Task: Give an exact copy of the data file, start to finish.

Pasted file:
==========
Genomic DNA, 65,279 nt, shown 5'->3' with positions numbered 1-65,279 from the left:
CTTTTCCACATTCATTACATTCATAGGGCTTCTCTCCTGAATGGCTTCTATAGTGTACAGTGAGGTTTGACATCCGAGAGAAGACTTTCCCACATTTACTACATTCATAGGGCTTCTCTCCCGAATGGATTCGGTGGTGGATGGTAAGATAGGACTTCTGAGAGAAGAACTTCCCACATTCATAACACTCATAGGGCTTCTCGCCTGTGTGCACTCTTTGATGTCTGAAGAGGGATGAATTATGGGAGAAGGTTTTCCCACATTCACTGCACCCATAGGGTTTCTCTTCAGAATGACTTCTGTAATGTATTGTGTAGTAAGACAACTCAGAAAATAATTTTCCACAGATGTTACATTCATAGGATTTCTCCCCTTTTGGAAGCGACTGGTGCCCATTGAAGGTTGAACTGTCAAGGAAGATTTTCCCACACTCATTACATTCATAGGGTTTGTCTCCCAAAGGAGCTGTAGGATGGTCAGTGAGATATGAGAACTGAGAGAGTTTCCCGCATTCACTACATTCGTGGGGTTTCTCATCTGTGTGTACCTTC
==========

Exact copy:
Genomic DNA, 65,279 nt, shown 5'->3' with positions numbered 1-65,279 from the left:
CTTTTCCACATTCATTACATTCATAGGGCTTCTCTCCTGAATGGCTTCTATAGTGTACAGTGAGGTTTGACATCCGAGAGAAGACTTTCCCACATTTACTACATTCATAGGGCTTCTCTCCCGAATGGATTCGGTGGTGGATGGTAAGATAGGACTTCTGAGAGAAGAACTTCCCACATTCATAACACTCATAGGGCTTCTCGCCTGTGTGCACTCTTTGATGTCTGAAGAGGGATGAATTATGGGAGAAGGTTTTCCCACATTCACTGCACCCATAGGGTTTCTCTTCAGAATGACTTCTGTAATGTATTGTGTAGTAAGACAACTCAGAAAATAATTTTCCACAGATGTTACATTCATAGGATTTCTCCCCTTTTGGAAGCGACTGGTGCCCATTGAAGGTTGAACTGTCAAGGAAGATTTTCCCACACTCATTACATTCATAGGGTTTGTCTCCCAAAGGAGCTGTAGGATGGTCAGTGAGATATGAGAACTGAGAGAGTTTCCCGCATTCACTACATTCGTGGGGTTTCTCATCTGTGTGTACCTTC